“Returns Policy” section, emailing them and trying a
phone line, which referred us to the Returns section
on the website.
Later I did a Google search (Good Old Google) and
found a forum, with contributions from other
dissatisfied Amazon customers. Carrying on my Google
search, I came across this Wikipedia
a couple of UK phone numbers for Amazon. The freephone
one was of no use for us, but the other number got us
through to the Customer Service Department. Hurrah!
5-10 minutes later, Mrs C got a returns address from
the company, and a promise to refund the postage if
the coffee machine was returned to them within 48
Why Amazon should have this 48 hour policy I’m not
sure, as I ended up paying £18.50 to post the machine
back to Amazon, by “Special Delivery” at the Post
Office, whereas I could have sent it “second class”
to arrive within 5 days, which would have cost about
You can imagine my surprise when Mrs C got an email
two days later from Amazon, saying they were refunding
the full cost of the coffee machine and the postage
as well. I was amazed.
In our covering letter with the coffee machine, we did
suggest to Amazon that they should include a phone
number for their customer service department on the
website, which I think would improve customer relations
greatly. We’ve had no reply to that as yet. I wonder
if they will get round to putting the phone number on
I hope you enjoyed today's warm sunshine as much as
we did. It was one of those gorgeous autumn days,
that's great to be outside in. Leeds was at its best
today, with a nice fresh air feel to it.
We went up for the day to visit our daughter S, who
lives in Kirkstall, up the hill from the Abbey. She
did Music at Leeds Uni, and is a classical guitarist.
She does some teaching and performance on the guitar,
and while she's waiting for this work to build up,
she's doing some admin work at the Uni to make ends
We spent the afternoon pottering around the Abbey,
after which we did a short riverside walk to the
huge Morrisons nearby for a little veg shopping.
There were some helpful display notices in the Abbey.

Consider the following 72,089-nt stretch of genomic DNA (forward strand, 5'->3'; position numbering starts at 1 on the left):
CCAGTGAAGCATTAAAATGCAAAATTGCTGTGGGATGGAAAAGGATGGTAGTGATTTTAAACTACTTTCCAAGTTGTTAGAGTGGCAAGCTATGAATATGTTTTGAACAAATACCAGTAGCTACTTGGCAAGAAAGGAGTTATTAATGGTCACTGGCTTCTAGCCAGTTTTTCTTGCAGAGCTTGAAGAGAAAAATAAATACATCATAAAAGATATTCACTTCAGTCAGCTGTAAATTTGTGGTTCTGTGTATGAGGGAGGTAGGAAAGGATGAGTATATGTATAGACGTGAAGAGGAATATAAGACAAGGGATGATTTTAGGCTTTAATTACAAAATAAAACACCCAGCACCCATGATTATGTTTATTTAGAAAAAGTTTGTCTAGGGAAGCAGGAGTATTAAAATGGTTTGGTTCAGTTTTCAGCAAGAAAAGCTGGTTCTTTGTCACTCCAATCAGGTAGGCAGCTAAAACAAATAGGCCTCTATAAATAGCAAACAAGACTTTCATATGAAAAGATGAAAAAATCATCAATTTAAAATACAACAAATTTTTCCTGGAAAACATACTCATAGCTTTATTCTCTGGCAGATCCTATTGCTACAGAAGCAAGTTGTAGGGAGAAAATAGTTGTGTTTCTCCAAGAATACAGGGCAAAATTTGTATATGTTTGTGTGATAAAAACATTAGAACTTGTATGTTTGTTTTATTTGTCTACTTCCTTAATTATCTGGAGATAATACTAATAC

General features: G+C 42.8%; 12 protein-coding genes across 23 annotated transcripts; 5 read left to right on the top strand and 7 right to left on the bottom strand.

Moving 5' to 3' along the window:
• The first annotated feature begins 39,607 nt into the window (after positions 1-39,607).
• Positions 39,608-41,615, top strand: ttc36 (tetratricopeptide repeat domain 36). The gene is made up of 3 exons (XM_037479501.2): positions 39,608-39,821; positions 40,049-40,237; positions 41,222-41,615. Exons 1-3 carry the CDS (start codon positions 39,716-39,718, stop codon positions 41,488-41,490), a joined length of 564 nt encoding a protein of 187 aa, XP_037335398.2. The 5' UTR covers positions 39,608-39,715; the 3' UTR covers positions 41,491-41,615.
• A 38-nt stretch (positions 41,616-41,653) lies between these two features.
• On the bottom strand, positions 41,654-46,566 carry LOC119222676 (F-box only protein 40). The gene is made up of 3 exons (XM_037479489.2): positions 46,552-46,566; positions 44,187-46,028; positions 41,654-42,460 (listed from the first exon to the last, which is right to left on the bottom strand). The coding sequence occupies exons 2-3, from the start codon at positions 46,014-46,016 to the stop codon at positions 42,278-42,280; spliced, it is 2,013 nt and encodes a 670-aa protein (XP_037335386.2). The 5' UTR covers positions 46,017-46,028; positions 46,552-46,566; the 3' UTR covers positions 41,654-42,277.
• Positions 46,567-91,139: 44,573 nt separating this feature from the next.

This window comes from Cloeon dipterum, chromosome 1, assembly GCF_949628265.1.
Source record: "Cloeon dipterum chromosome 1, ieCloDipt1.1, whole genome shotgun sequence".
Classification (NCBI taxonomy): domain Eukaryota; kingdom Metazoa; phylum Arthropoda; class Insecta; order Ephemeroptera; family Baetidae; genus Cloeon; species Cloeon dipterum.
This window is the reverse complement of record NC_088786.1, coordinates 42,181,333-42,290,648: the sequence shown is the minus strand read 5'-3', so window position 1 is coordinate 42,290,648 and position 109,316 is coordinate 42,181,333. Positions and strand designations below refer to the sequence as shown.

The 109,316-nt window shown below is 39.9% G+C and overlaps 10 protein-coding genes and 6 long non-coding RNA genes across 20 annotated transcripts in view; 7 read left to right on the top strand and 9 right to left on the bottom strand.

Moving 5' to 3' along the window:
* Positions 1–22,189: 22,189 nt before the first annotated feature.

One of them said that the main road (the old A65) used
to run straight through the middle of the Abbey, until
the end wall on the south side was rebuilt in Victorian
times. I was amazed - to think of all the traffic going
through the middle of a church - it ceased being so in
about 1539, when Henry VIII dissolved the monasteries.
Below is a view of the main aisle where the road was.
The second photo is of one of the smaller aisles along-
side the main one.
Red eye and other stuff
Daughter L from London is with us this weekend, and we're
off up to Leeds tomorrow for most of the day, to see our
youngest daughter S. More meet-ups on Sunday, as our daughter
B is coming over with her hubby for lunch/dinner (the
terminology depends on which side of the social divide you're
on - how you've been brought up - upper class folk tend to have
dinner in the evenings, whereas lesser mortals eat their
dinners at a more sensible time).
B's baby is due in early October, and she's taking maternity
leave from the end of this coming week. L's baby is due in
Feb, so there'll be lots of chat about babies and all that,
this weekend. Mrs C and I are getting excited at the
thought of being grandparents soon - we'll enjoy looking
after/seeing the kids in the daytime, and will avoid most of
the bad nights. I'll get some more practice taking photos of
children, which I enjoy doing.
I try and avoid using the camera flash when taking photos of
people - I don't like "red eye" or the colour of people's skin
when flash is used - doesn't look natural to me. Having said
that I had several attempts to create the "red eye" effect with
my Digital Rebel camera the other day, taking shots of myself
in a dark room - I failed, so I downloaded a red eye photo from
the internet, instead (for teaching purposes).